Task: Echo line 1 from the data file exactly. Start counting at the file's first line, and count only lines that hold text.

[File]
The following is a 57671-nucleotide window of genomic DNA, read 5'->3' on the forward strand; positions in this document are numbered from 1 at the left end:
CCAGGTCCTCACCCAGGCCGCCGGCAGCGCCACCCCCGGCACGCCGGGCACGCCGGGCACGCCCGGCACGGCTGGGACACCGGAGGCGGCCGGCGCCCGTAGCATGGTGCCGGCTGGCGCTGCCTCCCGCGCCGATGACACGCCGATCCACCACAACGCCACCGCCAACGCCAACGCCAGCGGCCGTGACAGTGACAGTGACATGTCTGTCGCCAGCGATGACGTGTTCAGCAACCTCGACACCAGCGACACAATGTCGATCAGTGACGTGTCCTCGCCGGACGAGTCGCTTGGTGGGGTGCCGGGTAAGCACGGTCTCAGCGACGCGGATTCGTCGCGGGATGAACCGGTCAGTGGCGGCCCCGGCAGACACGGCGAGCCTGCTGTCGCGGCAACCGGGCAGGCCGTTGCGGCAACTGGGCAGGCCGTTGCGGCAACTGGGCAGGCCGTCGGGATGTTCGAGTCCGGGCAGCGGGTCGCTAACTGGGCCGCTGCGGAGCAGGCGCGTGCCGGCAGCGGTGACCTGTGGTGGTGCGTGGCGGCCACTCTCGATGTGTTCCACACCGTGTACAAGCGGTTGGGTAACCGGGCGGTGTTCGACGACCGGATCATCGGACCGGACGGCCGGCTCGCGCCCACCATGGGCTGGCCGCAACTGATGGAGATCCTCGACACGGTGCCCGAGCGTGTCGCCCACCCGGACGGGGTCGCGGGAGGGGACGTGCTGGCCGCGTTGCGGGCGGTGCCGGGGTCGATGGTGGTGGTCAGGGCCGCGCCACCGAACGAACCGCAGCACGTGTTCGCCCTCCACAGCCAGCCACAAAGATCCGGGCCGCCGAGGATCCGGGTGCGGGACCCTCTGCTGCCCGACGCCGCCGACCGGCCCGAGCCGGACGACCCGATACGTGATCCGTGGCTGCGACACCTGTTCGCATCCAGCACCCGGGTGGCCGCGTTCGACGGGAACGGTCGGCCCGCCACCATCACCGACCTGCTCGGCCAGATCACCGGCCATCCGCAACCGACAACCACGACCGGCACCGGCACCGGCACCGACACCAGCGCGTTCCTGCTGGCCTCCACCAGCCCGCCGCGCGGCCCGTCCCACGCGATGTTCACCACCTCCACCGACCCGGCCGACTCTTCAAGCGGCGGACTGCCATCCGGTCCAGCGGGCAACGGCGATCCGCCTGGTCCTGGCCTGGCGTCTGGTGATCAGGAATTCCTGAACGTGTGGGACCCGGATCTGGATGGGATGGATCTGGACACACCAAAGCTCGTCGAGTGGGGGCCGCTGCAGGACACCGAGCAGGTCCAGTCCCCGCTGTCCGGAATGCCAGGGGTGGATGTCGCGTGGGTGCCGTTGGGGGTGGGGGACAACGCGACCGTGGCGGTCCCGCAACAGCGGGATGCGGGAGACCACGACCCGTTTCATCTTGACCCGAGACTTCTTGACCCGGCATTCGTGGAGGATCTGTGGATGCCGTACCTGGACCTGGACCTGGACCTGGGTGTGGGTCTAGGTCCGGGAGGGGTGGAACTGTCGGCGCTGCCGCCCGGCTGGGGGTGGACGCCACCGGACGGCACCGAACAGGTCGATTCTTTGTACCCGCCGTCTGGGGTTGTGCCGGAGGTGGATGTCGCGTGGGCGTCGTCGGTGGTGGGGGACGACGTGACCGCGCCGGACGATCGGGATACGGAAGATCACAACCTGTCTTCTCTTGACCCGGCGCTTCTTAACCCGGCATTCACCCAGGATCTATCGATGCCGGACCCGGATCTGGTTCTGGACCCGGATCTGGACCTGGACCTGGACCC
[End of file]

The following is a 57671-nucleotide window of genomic DNA, read 5'->3' on the forward strand; positions in this document are numbered from 1 at the left end: